Fatal heroin overdoses are down across Long Island—slightly.
New data released by medical examiners in Nassau and Suffolk County show that the number of fatal heroin overdoses went from 145 in 2013 to 137 in 2014.
Lisa Gans, a clinical specialist with the Long Island Council on Alcoholism and Drug Dependence (LICADD), credits the drop to increased access to Narcan, a life-saving drug that reverses the effects of an opiate overdose. Police and EMTs are trained to administer Narcan, and the public can be as well.
“There are significantly more people being saved by Narcan, which is a good thing,” Gans said. “Ideally, from the healthcare perspective, it gives them another day, another chance to get treatment.”
Many members of the public choose to get trained because they fear they may need to save the life of a loved one who is suffering from heroin addition. However, that’s not always the case.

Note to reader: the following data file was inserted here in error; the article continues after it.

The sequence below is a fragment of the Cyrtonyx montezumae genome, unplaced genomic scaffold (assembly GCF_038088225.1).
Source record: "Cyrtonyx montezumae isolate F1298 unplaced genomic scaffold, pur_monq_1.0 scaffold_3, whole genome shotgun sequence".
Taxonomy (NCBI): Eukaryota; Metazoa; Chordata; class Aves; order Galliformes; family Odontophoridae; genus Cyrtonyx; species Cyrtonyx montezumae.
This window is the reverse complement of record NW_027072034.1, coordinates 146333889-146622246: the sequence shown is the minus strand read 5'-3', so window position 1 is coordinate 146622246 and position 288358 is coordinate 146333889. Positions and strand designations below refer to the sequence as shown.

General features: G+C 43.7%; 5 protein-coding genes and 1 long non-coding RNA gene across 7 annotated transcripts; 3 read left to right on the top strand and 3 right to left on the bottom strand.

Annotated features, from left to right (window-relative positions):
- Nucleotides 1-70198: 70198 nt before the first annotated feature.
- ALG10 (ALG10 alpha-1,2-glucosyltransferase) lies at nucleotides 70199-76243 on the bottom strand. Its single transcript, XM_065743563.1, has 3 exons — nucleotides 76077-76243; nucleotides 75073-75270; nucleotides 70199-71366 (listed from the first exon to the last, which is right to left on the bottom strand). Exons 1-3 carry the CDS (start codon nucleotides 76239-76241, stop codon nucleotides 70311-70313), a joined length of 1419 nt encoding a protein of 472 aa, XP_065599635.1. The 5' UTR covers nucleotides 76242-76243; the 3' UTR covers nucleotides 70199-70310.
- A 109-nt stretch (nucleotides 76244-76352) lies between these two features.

“We had someone who was traveling in traffic, as usual on Long Island,” Gans said. “There were cars honking and she went up and noticed the kid in the front was overdosing.”
Narcan was able to save that person’s life, but Gans knows that is only the beginning.
Last year, Long Island Pulse published a harrowing piece on the rise of heroin addiction and heroin-related deaths on Long Island. Though Narcan has helped reduce the number of overdose deaths, the crisis is far from over.
In every Narcan kit administered by LICADD is the organization’s contact information. LICADD can help addicts and their families to find long-term help. After Narcan reversals in Suffolk County, LICADD works with the police department to follow up with the individuals and connect them to treatment.
Gans says LICADD is looking to help both counties streamline what happens after a Narcan reversal and get more recovering addicts involved in helping those currently suffering from the disease.
“We know someone is more likely to listen to a message from someone they perceive as similar to themselves,” she said.
In the meantime, Narcan continues to give addicts another chance to hear the message.
“With the rates what they are, a death a day basically on Long Island, you never know when you’re going to need it,” Gans said.